Jury selection to begin Tuesday in case of fatal Hyannis stabbing.

BARNSTABLE — When testimony begins in Kelly Ridley Jr.'s murder trial, which will open Tuesday morning with jury selection, the judge will have to decide if the "vicious threats" Ridley sent to his uncle in text messages should be allowed as evidence.

During a final pretrial hearing Monday in Barnstable Superior Court, Suffolk County Assistant District Attorney Thomas Flanagan said the text messages, sent to the uncle an hour before Ridley fatally stabbed Thomas Russell Jr., would help jurors determine his frame of mind at the time.

Ridley, 20, of Hyannis, was 18 when he stabbed Russell, 26, also of Hyannis, at a party in October 2016. Flanagan is prosecuting the case because a relative of Russell’s works in the Cape and Islands District Attorney’s Office.

During Ridley’s arraignment in January 2017, prosecutors said he punched Russell at the party and later, when the two were outside, picked up a scooter and struck him with it before pulling out a knife and stabbing him four to five times.

Ridley's attorney, Christopher Belezos, has repeatedly said in pretrial hearings that he does not dispute that his client stabbed Russell. He plans to argue that it was in self-defense.

Belezos implored Judge Robert Rufo not to allow the three text messages because they would be difficult to authenticate, and it would be even harder to understand the context.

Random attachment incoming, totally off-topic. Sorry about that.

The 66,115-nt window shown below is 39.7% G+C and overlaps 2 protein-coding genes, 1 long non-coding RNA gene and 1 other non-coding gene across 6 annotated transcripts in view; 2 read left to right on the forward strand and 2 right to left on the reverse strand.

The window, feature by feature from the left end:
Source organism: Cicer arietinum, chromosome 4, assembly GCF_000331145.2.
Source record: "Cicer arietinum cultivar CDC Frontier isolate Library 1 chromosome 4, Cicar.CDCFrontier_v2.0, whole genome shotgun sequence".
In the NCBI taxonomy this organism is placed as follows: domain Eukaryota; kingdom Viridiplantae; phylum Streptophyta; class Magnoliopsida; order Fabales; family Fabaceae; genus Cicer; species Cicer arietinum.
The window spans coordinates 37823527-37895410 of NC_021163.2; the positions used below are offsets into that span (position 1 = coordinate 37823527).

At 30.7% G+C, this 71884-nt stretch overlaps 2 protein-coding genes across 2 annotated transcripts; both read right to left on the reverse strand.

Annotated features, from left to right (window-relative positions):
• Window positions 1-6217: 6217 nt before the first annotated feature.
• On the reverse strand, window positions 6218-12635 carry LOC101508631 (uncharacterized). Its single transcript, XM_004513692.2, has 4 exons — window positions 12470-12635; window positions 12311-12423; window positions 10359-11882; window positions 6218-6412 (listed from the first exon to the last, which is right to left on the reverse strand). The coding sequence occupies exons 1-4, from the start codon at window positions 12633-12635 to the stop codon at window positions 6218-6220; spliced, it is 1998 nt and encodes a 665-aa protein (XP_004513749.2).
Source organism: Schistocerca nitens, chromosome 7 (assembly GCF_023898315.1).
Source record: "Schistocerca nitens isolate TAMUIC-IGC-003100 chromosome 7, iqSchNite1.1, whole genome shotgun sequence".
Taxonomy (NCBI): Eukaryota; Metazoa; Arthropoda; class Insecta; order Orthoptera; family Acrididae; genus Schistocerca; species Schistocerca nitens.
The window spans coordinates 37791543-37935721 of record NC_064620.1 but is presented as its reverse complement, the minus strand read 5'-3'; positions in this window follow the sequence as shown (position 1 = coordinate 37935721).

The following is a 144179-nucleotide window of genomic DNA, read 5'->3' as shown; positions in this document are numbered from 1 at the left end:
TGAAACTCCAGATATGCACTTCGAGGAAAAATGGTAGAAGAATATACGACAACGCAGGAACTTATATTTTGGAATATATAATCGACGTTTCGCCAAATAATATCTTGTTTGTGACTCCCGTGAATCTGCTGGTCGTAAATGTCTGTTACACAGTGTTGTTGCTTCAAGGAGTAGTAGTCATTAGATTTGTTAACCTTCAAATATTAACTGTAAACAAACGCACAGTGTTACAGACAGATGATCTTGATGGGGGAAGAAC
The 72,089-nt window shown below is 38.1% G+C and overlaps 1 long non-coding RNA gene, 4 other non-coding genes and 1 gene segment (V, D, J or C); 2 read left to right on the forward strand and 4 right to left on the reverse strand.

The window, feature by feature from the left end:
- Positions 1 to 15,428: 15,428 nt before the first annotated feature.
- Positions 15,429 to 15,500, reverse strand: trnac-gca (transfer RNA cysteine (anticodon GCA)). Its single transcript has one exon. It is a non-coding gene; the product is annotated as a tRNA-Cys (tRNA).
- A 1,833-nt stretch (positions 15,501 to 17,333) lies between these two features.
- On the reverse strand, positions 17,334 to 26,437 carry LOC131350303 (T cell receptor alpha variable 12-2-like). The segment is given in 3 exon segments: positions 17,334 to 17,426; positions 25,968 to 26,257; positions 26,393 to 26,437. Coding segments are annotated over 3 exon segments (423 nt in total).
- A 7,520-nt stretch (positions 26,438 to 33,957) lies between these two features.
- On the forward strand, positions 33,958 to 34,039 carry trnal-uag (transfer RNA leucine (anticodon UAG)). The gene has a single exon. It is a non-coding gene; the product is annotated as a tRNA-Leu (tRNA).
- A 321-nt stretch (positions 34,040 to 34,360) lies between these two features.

"I don't know if he's serious or if they're just running their mouths," he said.

Belezos cited the New England Patriots win on Sunday against the Chicago Bears.

"If you pull up three text messages I sent to my nephew last night, there will be some foul language," he said. Those text messages do not mean he has any ill will toward his nephew, he said.

Belezos said Ridley ran to his uncle's house for help after he fatally stabbed Russell.

"There's no evidence of animus," he said.

Rufo said he was going to hold off issuing a judgment until the issue comes up during trial.

"It's a question of context, so I'm going to reserve on this," he said.

Rufo told prosecutors to refrain in their opening statements from mentioning the knives collected as evidence in the case.

The judge previously heard testimony that four knives were collected from the scene, but it is unclear which, if any, were used in the stabbing.

Rufo said he wanted to reserve judgment on a motion to limit the knife evidence and rule on it during the trial.

Text messages and knives were just a few of the pretrial issues Rufo tried to resolve.

Flanagan said many witnesses were intimidated after they testified before the grand jury and others recanted their prior statements, which means the court will have to question them outside the presence of the jury to determine if they are feigning memory loss before either side can introduce their previous testimony.

"We expect there will be an issue with prior inconsistent statements," Flanagan said.

One witness who testified to the grand jury about seeing the stabbing told prosecutors she did not want to "have anything to do with the case," he said.

Another witness, who previously said she witnessed the stabbing and described it in great detail, recanted her statement, Flanagan said.

Still other witnesses "expressed a fear of getting involved" beyond the grand jury proceedings because they had been approached or contacted in an alleged attempt to intimidate them.

Ridley also allegedly made calls from the jail to potential witnesses, including to a relative, Flanagan said.

Calls from the jail are monitored, and Flanagan said he was going to file a motion regarding those calls.

Although the trial will start with jury empanelment Tuesday, neither the judge not attorneys could say if opening statements and testimony would begin Wednesday or Thursday.

Flanagan said he expected to present five to six days of evidence.


— Follow Wheeler Cowperthwaite on Twitter: @WheelerReporter.